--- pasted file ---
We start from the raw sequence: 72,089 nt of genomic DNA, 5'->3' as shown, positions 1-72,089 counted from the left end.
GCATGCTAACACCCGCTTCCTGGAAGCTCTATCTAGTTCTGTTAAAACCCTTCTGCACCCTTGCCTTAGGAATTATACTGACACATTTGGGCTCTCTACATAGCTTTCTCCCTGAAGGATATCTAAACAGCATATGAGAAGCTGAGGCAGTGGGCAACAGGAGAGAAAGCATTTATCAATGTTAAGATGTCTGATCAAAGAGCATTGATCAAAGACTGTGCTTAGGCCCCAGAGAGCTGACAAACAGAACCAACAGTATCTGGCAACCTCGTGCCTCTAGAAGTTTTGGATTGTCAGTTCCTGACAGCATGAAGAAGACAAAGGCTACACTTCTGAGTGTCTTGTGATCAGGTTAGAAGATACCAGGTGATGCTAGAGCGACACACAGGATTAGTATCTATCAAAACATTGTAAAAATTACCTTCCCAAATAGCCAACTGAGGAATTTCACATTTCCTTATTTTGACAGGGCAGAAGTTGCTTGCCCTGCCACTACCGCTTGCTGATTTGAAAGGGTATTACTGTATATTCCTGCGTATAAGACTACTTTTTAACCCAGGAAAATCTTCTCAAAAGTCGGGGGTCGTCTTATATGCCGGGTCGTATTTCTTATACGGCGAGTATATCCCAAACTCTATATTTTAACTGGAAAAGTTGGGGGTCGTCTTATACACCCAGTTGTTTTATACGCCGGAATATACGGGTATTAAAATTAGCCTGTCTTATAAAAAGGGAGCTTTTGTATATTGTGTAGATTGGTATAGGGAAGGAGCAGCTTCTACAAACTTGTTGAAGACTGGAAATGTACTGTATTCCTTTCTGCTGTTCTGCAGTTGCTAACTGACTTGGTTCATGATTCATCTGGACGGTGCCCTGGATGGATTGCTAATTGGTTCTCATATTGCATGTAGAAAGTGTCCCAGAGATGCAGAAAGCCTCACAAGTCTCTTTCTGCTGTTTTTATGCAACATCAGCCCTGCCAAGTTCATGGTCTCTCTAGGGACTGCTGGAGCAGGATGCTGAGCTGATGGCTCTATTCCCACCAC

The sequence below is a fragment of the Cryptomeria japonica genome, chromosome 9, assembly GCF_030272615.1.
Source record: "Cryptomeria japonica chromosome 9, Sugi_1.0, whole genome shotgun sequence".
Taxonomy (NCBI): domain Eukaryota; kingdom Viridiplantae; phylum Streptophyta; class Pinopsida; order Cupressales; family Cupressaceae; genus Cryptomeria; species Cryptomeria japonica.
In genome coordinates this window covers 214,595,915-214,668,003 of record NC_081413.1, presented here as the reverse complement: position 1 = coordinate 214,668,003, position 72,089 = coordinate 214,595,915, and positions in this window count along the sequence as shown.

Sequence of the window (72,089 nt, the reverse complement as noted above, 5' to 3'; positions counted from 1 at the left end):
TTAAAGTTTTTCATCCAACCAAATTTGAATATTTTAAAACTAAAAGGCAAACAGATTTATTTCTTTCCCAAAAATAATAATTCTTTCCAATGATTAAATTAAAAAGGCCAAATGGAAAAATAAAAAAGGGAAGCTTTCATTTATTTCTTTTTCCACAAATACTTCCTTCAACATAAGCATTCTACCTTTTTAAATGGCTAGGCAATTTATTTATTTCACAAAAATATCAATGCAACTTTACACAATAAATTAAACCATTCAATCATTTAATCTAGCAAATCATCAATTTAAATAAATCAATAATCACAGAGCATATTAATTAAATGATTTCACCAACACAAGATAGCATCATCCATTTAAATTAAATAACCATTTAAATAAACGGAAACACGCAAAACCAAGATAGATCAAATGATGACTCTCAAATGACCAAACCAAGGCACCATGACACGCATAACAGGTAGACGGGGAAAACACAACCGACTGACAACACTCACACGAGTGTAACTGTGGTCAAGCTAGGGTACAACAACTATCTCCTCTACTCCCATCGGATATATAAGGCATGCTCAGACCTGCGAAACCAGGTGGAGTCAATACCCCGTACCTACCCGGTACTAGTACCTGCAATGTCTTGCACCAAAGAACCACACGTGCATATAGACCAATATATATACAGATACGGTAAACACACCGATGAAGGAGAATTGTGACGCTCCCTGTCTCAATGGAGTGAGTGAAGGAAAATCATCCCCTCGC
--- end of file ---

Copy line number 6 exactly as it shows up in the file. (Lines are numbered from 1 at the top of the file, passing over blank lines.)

In genome coordinates this window covers 214,595,915-214,668,003 of record NC_081413.1, presented here as the reverse complement: position 1 = coordinate 214,668,003, position 72,089 = coordinate 214,595,915, and positions in this window count along the sequence as shown.